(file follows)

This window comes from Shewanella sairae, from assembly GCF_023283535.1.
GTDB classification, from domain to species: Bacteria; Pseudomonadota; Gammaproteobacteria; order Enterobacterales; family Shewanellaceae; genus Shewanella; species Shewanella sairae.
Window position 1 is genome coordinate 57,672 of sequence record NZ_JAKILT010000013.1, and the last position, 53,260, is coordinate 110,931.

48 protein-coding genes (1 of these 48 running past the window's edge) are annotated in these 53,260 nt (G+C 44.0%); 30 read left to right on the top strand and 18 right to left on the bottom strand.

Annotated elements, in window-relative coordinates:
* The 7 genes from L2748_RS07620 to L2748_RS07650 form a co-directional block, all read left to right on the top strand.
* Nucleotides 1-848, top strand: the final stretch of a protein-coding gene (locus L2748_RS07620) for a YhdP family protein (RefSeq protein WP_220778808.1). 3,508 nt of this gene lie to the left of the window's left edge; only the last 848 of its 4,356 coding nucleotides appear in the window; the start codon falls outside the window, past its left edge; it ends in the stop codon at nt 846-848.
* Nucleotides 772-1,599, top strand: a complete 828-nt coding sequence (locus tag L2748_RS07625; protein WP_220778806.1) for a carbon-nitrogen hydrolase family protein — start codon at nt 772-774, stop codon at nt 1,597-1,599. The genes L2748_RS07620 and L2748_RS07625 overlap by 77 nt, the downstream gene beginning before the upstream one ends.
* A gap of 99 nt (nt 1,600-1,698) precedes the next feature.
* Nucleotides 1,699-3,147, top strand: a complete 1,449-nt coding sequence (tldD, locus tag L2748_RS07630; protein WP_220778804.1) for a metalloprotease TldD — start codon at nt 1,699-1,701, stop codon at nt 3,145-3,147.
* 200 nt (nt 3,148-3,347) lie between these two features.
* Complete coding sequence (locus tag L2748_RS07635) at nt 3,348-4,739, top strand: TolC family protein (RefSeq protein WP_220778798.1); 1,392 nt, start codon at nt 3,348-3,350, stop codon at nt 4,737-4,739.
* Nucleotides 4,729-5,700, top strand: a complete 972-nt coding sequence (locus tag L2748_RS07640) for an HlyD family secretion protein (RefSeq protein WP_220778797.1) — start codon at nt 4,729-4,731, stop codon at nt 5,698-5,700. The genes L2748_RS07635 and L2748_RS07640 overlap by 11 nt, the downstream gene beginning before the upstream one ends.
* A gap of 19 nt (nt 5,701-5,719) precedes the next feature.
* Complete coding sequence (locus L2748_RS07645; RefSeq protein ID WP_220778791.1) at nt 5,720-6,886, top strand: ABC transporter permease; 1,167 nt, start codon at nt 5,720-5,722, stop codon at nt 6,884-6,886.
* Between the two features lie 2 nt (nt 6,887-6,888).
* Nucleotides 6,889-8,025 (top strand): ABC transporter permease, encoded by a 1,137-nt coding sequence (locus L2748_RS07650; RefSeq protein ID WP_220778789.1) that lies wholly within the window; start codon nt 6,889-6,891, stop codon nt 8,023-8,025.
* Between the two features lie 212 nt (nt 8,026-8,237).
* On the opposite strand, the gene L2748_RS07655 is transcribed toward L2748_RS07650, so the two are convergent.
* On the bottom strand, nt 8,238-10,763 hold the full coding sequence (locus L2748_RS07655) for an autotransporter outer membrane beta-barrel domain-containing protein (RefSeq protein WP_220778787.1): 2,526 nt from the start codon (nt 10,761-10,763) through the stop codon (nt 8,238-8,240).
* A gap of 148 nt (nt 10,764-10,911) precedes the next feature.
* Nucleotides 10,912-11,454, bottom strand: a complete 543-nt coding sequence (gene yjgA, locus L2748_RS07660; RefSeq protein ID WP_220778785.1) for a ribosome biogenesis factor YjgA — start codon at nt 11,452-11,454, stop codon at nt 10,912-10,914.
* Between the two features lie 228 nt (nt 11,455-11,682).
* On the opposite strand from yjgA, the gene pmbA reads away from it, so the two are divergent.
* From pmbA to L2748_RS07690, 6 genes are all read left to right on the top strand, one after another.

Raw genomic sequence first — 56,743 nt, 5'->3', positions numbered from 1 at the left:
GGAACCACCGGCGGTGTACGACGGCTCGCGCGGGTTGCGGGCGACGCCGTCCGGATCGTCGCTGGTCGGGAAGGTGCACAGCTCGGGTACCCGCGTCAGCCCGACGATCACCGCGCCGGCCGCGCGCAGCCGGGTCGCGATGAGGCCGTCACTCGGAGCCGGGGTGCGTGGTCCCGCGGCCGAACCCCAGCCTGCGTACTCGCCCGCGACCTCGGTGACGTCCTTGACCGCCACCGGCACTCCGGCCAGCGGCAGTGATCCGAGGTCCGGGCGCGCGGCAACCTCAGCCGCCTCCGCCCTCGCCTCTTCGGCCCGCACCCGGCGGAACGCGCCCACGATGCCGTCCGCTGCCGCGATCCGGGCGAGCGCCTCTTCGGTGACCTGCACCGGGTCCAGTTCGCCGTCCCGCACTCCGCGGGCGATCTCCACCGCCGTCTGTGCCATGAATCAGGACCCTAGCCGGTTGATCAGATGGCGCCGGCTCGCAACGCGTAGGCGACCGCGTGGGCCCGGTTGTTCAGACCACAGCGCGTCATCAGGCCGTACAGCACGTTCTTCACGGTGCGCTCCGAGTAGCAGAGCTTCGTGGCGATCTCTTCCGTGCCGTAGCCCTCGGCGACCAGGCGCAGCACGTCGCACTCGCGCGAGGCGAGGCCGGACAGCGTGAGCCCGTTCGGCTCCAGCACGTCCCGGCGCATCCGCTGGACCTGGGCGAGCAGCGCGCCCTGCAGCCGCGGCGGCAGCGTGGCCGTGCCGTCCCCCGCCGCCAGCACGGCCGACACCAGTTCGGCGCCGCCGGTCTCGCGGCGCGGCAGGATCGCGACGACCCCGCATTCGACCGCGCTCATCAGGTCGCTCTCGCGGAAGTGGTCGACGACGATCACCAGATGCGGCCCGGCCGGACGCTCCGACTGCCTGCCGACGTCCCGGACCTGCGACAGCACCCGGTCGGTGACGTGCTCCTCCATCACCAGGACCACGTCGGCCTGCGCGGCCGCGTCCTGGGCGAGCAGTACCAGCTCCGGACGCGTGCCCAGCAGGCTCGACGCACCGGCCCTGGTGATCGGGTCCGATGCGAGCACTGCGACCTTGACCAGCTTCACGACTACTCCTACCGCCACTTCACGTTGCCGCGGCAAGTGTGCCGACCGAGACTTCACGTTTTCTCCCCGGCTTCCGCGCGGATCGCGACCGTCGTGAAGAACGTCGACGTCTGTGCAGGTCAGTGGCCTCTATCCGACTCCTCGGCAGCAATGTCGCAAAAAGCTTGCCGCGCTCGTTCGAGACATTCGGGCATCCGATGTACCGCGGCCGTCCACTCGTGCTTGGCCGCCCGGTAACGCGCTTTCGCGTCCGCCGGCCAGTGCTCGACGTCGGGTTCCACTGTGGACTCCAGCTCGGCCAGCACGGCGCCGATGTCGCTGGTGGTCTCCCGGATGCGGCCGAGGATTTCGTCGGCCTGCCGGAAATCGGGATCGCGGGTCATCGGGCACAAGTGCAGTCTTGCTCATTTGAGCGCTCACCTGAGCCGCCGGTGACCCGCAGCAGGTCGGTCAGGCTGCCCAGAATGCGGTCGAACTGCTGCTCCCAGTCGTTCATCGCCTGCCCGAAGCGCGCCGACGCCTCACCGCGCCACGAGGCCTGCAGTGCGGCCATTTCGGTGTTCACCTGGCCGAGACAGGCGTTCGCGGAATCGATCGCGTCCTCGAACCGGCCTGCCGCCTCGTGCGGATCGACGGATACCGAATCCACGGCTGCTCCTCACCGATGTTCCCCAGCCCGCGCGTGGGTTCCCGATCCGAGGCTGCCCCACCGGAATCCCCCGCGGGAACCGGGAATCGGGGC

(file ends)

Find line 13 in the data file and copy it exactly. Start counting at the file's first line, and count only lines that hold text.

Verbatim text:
* Nucleotides 4,729-5,700, top strand: a complete 972-nt coding sequence (locus tag L2748_RS07640) for an HlyD family secretion protein (RefSeq protein WP_220778797.1) — start codon at nt 4,729-4,731, stop codon at nt 5,698-5,700. The genes L2748_RS07635 and L2748_RS07640 overlap by 11 nt, the downstream gene beginning before the upstream one ends.